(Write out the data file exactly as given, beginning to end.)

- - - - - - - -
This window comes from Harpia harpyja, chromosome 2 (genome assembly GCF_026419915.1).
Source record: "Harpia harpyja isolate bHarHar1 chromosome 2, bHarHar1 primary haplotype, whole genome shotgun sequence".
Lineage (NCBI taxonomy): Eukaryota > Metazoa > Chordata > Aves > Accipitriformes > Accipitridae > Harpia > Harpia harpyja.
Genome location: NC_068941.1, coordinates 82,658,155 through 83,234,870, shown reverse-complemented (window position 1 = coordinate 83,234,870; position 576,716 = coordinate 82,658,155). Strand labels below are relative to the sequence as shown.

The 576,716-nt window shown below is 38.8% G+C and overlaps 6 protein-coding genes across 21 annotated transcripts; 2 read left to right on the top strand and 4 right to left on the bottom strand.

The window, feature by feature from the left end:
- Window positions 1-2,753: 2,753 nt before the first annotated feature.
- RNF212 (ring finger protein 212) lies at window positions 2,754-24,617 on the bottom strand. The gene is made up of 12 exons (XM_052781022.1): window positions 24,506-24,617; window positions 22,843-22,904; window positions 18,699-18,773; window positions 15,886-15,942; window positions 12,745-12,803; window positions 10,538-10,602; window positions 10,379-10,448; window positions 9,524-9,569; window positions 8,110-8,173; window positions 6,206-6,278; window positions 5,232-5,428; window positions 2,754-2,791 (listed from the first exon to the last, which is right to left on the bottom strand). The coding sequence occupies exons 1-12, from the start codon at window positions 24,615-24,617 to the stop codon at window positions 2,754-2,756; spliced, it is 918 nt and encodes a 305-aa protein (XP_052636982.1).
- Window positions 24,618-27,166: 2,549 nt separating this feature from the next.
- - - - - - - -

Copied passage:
This window comes from Harpia harpyja, chromosome 2 (genome assembly GCF_026419915.1).
Source record: "Harpia harpyja isolate bHarHar1 chromosome 2, bHarHar1 primary haplotype, whole genome shotgun sequence".
Lineage (NCBI taxonomy): Eukaryota > Metazoa > Chordata > Aves > Accipitriformes > Accipitridae > Harpia > Harpia harpyja.
Genome location: NC_068941.1, coordinates 82,658,155 through 83,234,870, shown reverse-complemented (window position 1 = coordinate 83,234,870; position 576,716 = coordinate 82,658,155). Strand labels below are relative to the sequence as shown.

The 576,716-nt window shown below is 38.8% G+C and overlaps 6 protein-coding genes across 21 annotated transcripts; 2 read left to right on the top strand and 4 right to left on the bottom strand.

The window, feature by feature from the left end:
- Window positions 1-2,753: 2,753 nt before the first annotated feature.
- RNF212 (ring finger protein 212) lies at window positions 2,754-24,617 on the bottom strand. The gene is made up of 12 exons (XM_052781022.1): window positions 24,506-24,617; window positions 22,843-22,904; window positions 18,699-18,773; window positions 15,886-15,942; window positions 12,745-12,803; window positions 10,538-10,602; window positions 10,379-10,448; window positions 9,524-9,569; window positions 8,110-8,173; window positions 6,206-6,278; window positions 5,232-5,428; window positions 2,754-2,791 (listed from the first exon to the last, which is right to left on the bottom strand). The coding sequence occupies exons 1-12, from the start codon at window positions 24,615-24,617 to the stop codon at window positions 2,754-2,756; spliced, it is 918 nt and encodes a 305-aa protein (XP_052636982.1).
- Window positions 24,618-27,166: 2,549 nt separating this feature from the next.